I love desks.
I’m not entirely sure why I love desks so much, but I think it has something to do with the idea of organization and compartments.
Could be because they are so easy to makeover but have such impact when you do.
Maybe it’s because there are a bazillion of them on Craig’s List and Kijiji, that you can’t help but get an ugly duckling for a steal.
Today’s desk makeover has to be one of my all-time favourite desk makeovers ever. (and I’ve done a fair share of desks makeovers!)
I picked up this roughed up beauty for a steal on MaxSold. I’ll be honest and say that I mainly purchased it to get my hands on the gorgeous antique handles it was sporting….
because there wasn’t much else going for it.
The top was water-marked and scratched everywhere,
and the body was spotted with water damage and scrapes as well.
But purchasing handles like those would have run me roughly $12 per, and they probably wouldn’t have been as nice as these. I figured “worst case, I ditch the desk and keep the handles for another project”.
Let me show you what 10 minutes with a random orbit sander can do:
Did you see that coming?
I did – sanding is just about my favourite part of any project – the results are so dramatic and gratifying.
I sanded the top of the desk and the upper drawers all the way down to the bare wood, and then rough-sanded (just enough to get the varnish off and smooth out any scratches) the rest of the piece.
I sprayed a coat of primer onto the body and remaining drawer faces. Once that was dry I gave it a light sanding with a 220 grit sanding sponge to get a beautifully smooth surface to work with.
For this desk makeover I used Benjamin Moore’s Amherst Gray and sprayed three coats (with dry time in between each).
I gave the antique handles some love and scrubbed them with ENJO marble paste to remove a bit of the tarnish.
I could have probably got them a bit cleaner if I’d kept at it for longer, but after 9 handles with a scrubbing pad, ENJO cloth and Hubby’s toothbrush, my arms were tired. I like this ‘aged patina’ look anyways.
The two-tone effect of this desk makeover was accomplished by applying a coat of Minwax Special Walnut stain to the top and upper drawer fronts, followed by 3 coats of clear, semi-gloss polyurethane.
Look at that shine!
The drawers had pretty scruffy interiors, and who wants to buy a desk with a beautiful shell, but gross insides – so I sanded them smooth as well. The upper drawers received a coat of stain and polyurethane on the insides as well – just to fancy them up and give the new owner a fresh start.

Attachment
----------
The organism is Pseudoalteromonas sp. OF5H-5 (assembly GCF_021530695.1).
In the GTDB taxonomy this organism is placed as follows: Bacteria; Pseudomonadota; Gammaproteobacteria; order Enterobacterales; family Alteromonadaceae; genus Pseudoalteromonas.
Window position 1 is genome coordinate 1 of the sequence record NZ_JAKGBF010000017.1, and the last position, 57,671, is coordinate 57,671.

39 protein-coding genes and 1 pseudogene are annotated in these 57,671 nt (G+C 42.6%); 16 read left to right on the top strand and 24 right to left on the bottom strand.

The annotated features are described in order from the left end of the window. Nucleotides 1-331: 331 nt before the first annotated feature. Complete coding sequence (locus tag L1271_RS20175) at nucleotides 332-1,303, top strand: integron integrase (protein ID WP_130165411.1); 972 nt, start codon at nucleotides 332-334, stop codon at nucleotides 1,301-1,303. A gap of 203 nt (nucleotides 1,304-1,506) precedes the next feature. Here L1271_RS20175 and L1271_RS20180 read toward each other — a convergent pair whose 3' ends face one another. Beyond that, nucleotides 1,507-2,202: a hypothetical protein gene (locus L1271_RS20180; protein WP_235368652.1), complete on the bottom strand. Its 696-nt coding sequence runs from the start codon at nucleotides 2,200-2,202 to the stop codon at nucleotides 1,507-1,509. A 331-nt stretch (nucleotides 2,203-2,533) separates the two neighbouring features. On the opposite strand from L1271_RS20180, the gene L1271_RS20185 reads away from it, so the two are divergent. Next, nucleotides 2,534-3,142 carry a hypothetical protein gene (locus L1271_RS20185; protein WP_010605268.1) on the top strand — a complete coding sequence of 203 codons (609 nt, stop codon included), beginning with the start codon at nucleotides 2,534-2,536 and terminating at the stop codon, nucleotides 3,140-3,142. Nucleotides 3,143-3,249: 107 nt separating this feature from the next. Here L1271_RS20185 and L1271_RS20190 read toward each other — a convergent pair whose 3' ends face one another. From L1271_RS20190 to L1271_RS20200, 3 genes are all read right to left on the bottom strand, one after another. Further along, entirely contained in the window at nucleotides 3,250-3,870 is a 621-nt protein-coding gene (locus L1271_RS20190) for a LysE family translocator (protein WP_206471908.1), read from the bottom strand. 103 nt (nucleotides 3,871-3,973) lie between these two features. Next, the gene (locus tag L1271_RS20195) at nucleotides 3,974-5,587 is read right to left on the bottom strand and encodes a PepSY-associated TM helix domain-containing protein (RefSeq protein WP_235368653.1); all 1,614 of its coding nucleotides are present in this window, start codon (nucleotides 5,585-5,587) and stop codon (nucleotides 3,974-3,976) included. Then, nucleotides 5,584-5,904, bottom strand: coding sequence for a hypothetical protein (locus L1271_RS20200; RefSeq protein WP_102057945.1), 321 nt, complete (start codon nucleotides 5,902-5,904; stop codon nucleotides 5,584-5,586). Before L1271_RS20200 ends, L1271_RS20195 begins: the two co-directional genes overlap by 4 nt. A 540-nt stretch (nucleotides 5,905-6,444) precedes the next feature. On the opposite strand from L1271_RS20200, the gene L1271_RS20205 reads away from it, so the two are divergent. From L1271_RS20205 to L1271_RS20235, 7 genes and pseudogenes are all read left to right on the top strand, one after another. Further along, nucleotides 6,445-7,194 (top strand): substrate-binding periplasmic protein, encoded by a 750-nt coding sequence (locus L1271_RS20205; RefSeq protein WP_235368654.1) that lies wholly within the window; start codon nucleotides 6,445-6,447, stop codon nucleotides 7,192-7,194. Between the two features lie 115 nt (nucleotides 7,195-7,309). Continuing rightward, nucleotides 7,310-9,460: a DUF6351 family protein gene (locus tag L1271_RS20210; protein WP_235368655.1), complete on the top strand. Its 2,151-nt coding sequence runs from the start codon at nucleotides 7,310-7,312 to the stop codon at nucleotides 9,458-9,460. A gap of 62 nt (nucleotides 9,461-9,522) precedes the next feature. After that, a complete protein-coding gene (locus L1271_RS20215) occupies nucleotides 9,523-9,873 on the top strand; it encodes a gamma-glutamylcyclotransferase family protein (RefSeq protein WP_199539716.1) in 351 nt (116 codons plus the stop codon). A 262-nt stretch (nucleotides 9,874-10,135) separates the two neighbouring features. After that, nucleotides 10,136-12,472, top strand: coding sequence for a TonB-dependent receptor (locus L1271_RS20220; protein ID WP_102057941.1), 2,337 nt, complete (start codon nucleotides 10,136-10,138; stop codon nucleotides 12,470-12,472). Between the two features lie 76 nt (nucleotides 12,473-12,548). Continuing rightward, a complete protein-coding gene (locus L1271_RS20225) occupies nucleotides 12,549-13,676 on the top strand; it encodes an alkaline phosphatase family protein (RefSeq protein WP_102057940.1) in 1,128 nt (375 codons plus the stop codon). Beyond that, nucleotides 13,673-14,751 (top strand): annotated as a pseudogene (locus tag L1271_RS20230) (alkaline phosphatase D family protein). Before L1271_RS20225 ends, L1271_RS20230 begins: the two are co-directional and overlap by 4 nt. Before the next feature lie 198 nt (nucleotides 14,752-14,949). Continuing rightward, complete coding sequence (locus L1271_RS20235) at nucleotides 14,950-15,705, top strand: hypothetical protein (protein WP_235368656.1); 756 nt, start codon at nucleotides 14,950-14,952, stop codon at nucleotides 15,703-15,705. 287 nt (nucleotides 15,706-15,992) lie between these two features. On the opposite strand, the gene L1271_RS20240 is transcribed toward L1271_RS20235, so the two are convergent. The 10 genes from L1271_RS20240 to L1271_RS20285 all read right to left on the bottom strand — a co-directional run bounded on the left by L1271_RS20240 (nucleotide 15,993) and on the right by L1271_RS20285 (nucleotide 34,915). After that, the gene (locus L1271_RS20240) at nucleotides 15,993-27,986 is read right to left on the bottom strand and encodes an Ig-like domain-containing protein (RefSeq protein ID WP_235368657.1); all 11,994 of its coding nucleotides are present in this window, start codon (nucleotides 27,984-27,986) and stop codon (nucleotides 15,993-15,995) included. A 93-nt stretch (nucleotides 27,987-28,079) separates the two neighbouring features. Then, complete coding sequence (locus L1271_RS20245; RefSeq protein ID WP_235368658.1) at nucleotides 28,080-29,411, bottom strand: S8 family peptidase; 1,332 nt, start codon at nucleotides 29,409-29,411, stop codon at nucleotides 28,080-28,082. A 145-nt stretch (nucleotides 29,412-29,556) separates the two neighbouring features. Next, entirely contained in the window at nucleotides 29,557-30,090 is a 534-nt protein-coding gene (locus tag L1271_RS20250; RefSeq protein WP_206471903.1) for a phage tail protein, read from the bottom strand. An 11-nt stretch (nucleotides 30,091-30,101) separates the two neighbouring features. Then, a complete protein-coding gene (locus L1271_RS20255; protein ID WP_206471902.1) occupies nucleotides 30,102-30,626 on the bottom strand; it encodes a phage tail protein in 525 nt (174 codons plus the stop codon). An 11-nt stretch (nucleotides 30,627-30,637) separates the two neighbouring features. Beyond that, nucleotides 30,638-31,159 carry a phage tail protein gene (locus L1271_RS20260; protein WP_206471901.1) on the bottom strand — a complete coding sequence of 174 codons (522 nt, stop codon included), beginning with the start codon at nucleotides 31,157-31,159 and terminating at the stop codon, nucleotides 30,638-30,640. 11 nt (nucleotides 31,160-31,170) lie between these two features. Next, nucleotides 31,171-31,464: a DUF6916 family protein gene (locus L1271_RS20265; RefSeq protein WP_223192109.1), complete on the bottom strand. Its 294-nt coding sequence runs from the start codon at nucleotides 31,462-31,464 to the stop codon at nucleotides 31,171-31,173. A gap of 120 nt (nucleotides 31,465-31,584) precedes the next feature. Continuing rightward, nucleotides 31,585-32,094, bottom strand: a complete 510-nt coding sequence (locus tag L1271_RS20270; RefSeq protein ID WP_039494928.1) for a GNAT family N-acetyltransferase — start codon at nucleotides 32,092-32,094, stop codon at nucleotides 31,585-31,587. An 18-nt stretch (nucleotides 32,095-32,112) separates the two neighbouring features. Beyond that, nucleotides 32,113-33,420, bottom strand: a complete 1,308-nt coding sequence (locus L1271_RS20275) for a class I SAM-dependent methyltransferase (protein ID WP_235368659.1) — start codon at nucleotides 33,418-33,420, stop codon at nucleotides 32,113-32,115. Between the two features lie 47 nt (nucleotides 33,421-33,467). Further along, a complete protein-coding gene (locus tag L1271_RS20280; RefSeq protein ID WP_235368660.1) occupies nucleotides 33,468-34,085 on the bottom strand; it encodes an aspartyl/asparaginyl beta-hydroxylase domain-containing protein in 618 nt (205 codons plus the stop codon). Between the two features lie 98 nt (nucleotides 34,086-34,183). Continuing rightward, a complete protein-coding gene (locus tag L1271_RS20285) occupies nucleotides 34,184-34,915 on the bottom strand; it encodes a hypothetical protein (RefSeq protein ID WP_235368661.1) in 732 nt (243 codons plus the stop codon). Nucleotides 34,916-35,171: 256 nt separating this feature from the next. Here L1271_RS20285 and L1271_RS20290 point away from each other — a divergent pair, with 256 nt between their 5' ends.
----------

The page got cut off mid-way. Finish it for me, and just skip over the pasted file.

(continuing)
Would you believe that I paid $21 for this beauty? It’s easily worth ten times that now!
Desk makeovers are the perfect project to test out your refinishing potential because:
- you only have to strip, sand and paint drawer fronts (mainly flat surfaces)
- they are relatively easy to flip (particularly if you live in a college town)
- they are easily and inexpensively found online, at garage sales, and in your parents’ basement
- if you can find one with great handles, you can sell those off separately and still make more than your money back. (heck, I’LL buy them from you!)
- they take up very little paint, so one quart will cover several pieces.
- they are so dramatically transformed, you can’t help but become addicted.
All it takes is a little patience, a touch of elbow grease and a vision.
It’s garage sale day – head out and grab one today!
What I used:
Have a great one!
Love this project
Hope you get a good price when u do sell it
I find you very inspiring, and gets me into a frame of mind to complete some of my sanding, painting projects
Keep up the great projects
Perhaps, this w/end I will sand my door (back door to garage), prime, paint and then I can cross it off my to-do list!
Wow! I never saw that coming! You do beautiful work and very creative.
Thank you so much! It’s easy to be creative when furniture only costs $10 or $20 (wink).
Hey there! The desk looks great! I have a random orbital sander but I don’t have the same success you had in so little time! What grit did you use? Did you put anything on it before you sanded? Thanks!
It depends what you’re trying to remove… if you have layers of paint to go through, then you might be better off using Smart Strip (it’s fantastic!). If you are sanding through stain and varnish, like in this project, try a 120 grit first to find out if the surface is solid wood or veneer. If it’s veneer, the 120 grit shouldn’t grind it off. If it’s wood, you can take a step back to a 60 grit which will remove everything in no time! Have fun!